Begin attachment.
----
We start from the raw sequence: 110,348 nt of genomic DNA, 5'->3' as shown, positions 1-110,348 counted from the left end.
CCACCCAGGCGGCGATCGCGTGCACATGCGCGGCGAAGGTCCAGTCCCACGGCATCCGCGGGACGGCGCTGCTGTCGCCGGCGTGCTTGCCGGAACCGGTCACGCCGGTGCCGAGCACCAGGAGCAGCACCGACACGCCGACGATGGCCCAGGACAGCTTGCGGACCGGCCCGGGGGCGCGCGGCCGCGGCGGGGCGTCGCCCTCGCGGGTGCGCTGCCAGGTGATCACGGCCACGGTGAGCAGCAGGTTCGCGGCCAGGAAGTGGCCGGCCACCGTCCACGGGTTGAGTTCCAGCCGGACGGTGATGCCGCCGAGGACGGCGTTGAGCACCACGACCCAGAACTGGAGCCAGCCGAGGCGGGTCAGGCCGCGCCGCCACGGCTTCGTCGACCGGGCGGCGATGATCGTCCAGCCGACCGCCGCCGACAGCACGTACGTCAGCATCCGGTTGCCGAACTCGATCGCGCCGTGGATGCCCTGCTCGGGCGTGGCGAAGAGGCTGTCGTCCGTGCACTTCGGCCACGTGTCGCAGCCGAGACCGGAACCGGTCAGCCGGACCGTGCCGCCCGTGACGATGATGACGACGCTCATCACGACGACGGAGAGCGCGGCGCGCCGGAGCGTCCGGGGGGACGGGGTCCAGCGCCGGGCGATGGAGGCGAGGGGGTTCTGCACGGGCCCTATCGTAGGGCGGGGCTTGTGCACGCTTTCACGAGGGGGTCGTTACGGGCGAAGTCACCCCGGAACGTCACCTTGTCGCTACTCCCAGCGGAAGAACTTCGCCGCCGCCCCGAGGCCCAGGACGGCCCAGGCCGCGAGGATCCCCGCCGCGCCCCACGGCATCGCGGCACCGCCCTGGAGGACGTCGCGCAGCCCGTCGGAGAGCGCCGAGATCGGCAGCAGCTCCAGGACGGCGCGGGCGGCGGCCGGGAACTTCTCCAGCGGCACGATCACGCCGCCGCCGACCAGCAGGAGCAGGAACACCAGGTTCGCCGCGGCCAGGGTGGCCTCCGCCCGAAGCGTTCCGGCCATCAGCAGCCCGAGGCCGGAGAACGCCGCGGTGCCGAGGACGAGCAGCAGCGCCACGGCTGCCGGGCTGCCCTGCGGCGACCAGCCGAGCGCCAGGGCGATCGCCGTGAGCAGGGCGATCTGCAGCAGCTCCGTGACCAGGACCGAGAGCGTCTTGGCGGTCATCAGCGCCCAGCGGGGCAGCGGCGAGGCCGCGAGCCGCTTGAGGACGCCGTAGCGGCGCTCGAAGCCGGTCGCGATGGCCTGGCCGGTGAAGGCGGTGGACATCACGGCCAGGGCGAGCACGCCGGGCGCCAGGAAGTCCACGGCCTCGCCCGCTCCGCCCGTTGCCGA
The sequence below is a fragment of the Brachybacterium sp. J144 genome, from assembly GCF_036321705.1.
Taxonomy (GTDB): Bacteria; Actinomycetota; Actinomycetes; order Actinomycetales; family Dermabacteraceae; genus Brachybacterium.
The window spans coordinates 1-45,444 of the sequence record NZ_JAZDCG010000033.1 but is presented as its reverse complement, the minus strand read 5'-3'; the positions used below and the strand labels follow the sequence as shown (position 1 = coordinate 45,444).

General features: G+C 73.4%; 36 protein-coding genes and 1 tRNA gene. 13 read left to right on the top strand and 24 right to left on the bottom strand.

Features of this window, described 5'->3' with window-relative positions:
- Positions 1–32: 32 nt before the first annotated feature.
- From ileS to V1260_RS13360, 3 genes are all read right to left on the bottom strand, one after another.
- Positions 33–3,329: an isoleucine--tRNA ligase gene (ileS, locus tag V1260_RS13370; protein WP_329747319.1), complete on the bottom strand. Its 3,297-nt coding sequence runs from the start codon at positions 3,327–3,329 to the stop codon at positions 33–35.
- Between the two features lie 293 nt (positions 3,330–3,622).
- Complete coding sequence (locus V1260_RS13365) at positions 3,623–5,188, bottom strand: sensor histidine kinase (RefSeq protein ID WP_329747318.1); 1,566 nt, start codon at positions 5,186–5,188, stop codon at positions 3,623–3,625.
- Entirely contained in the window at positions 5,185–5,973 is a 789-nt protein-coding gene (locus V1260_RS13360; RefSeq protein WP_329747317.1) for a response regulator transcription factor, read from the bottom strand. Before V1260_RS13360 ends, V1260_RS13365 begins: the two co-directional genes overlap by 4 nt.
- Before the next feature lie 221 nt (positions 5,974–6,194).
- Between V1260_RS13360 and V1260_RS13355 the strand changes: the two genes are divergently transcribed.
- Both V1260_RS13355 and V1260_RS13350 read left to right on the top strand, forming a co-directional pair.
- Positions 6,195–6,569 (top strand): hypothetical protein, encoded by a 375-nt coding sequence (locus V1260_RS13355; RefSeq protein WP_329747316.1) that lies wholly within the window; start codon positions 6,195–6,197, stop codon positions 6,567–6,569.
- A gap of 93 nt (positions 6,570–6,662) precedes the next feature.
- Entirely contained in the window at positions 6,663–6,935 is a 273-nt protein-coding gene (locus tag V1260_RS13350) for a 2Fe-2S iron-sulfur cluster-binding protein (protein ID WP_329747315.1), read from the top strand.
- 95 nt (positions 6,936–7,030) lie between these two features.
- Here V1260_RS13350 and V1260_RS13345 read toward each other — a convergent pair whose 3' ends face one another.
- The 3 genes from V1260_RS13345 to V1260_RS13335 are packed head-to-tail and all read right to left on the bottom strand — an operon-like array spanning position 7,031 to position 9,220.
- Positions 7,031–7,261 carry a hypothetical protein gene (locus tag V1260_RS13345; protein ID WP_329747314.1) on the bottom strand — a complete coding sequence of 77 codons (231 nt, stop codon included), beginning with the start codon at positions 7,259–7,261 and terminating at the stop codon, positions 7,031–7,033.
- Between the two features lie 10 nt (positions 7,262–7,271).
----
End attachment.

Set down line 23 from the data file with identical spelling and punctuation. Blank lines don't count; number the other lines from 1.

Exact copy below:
- Positions 7,031–7,261 carry a hypothetical protein gene (locus tag V1260_RS13345; protein ID WP_329747314.1) on the bottom strand — a complete coding sequence of 77 codons (231 nt, stop codon included), beginning with the start codon at positions 7,259–7,261 and terminating at the stop codon, positions 7,031–7,033.